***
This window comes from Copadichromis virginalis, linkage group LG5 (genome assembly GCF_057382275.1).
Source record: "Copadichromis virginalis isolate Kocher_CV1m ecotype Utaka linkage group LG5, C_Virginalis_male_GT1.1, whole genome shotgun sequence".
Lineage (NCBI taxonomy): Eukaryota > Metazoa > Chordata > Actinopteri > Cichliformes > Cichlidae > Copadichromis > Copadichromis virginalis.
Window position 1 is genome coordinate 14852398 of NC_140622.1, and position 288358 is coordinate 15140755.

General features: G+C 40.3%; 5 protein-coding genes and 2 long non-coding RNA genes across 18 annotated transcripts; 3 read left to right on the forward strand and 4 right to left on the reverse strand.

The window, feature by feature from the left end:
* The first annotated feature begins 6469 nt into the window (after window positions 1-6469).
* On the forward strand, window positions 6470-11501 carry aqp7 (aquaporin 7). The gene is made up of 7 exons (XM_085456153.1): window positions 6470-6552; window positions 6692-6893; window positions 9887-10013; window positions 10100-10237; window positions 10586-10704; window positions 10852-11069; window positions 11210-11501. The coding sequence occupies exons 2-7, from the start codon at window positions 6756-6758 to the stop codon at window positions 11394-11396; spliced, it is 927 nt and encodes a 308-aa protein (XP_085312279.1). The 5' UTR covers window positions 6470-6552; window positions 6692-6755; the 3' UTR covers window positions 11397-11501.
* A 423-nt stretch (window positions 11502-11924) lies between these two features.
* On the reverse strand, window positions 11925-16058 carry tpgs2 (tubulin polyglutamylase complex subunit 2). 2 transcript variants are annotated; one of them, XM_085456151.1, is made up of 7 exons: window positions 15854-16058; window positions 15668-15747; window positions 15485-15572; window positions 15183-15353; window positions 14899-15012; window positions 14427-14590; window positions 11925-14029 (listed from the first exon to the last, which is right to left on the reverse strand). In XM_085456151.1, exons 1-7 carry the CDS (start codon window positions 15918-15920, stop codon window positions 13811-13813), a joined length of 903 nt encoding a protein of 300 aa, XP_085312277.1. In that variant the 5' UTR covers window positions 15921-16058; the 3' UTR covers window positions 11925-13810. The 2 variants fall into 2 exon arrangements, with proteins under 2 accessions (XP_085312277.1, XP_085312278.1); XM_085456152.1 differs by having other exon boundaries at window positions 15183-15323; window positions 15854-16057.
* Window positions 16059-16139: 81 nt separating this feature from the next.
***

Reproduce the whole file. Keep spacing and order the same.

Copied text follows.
This window comes from Copadichromis virginalis, linkage group LG5 (genome assembly GCF_057382275.1).
Source record: "Copadichromis virginalis isolate Kocher_CV1m ecotype Utaka linkage group LG5, C_Virginalis_male_GT1.1, whole genome shotgun sequence".
Lineage (NCBI taxonomy): Eukaryota > Metazoa > Chordata > Actinopteri > Cichliformes > Cichlidae > Copadichromis > Copadichromis virginalis.
Window position 1 is genome coordinate 14852398 of NC_140622.1, and position 288358 is coordinate 15140755.

General features: G+C 40.3%; 5 protein-coding genes and 2 long non-coding RNA genes across 18 annotated transcripts; 3 read left to right on the forward strand and 4 right to left on the reverse strand.

The window, feature by feature from the left end:
* The first annotated feature begins 6469 nt into the window (after window positions 1-6469).
* On the forward strand, window positions 6470-11501 carry aqp7 (aquaporin 7). The gene is made up of 7 exons (XM_085456153.1): window positions 6470-6552; window positions 6692-6893; window positions 9887-10013; window positions 10100-10237; window positions 10586-10704; window positions 10852-11069; window positions 11210-11501. The coding sequence occupies exons 2-7, from the start codon at window positions 6756-6758 to the stop codon at window positions 11394-11396; spliced, it is 927 nt and encodes a 308-aa protein (XP_085312279.1). The 5' UTR covers window positions 6470-6552; window positions 6692-6755; the 3' UTR covers window positions 11397-11501.
* A 423-nt stretch (window positions 11502-11924) lies between these two features.
* On the reverse strand, window positions 11925-16058 carry tpgs2 (tubulin polyglutamylase complex subunit 2). 2 transcript variants are annotated; one of them, XM_085456151.1, is made up of 7 exons: window positions 15854-16058; window positions 15668-15747; window positions 15485-15572; window positions 15183-15353; window positions 14899-15012; window positions 14427-14590; window positions 11925-14029 (listed from the first exon to the last, which is right to left on the reverse strand). In XM_085456151.1, exons 1-7 carry the CDS (start codon window positions 15918-15920, stop codon window positions 13811-13813), a joined length of 903 nt encoding a protein of 300 aa, XP_085312277.1. In that variant the 5' UTR covers window positions 15921-16058; the 3' UTR covers window positions 11925-13810. The 2 variants fall into 2 exon arrangements, with proteins under 2 accessions (XP_085312277.1, XP_085312278.1); XM_085456152.1 differs by having other exon boundaries at window positions 15183-15323; window positions 15854-16057.
* Window positions 16059-16139: 81 nt separating this feature from the next.